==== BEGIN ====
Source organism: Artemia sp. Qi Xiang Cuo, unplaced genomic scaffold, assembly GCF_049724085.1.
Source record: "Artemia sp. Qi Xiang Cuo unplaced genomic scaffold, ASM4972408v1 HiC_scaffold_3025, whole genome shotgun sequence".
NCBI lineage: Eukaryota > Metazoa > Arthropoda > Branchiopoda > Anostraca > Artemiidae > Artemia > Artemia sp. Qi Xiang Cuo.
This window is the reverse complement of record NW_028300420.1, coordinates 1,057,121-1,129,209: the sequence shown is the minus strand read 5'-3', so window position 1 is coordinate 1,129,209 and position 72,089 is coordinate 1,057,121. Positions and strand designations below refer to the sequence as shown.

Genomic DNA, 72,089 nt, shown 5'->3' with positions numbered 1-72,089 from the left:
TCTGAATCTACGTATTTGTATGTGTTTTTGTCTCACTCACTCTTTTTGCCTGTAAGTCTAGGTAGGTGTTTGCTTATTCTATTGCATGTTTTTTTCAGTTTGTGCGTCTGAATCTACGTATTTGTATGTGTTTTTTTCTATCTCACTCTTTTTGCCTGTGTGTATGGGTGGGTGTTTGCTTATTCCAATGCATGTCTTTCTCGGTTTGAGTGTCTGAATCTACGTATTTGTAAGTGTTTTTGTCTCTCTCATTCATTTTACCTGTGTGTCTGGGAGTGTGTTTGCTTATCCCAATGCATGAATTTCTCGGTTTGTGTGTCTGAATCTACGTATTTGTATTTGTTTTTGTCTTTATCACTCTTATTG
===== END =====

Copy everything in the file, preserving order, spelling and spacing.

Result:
Source organism: Artemia sp. Qi Xiang Cuo, unplaced genomic scaffold, assembly GCF_049724085.1.
Source record: "Artemia sp. Qi Xiang Cuo unplaced genomic scaffold, ASM4972408v1 HiC_scaffold_3025, whole genome shotgun sequence".
NCBI lineage: Eukaryota > Metazoa > Arthropoda > Branchiopoda > Anostraca > Artemiidae > Artemia > Artemia sp. Qi Xiang Cuo.
This window is the reverse complement of record NW_028300420.1, coordinates 1,057,121-1,129,209: the sequence shown is the minus strand read 5'-3', so window position 1 is coordinate 1,129,209 and position 72,089 is coordinate 1,057,121. Positions and strand designations below refer to the sequence as shown.

Genomic DNA, 72,089 nt, shown 5'->3' with positions numbered 1-72,089 from the left:
TCTGAATCTACGTATTTGTATGTGTTTTTGTCTCACTCACTCTTTTTGCCTGTAAGTCTAGGTAGGTGTTTGCTTATTCTATTGCATGTTTTTTTCAGTTTGTGCGTCTGAATCTACGTATTTGTATGTGTTTTTTTCTATCTCACTCTTTTTGCCTGTGTGTATGGGTGGGTGTTTGCTTATTCCAATGCATGTCTTTCTCGGTTTGAGTGTCTGAATCTACGTATTTGTAAGTGTTTTTGTCTCTCTCATTCATTTTACCTGTGTGTCTGGGAGTGTGTTTGCTTATCCCAATGCATGAATTTCTCGGTTTGTGTGTCTGAATCTACGTATTTGTATTTGTTTTTGTCTTTATCACTCTTATTG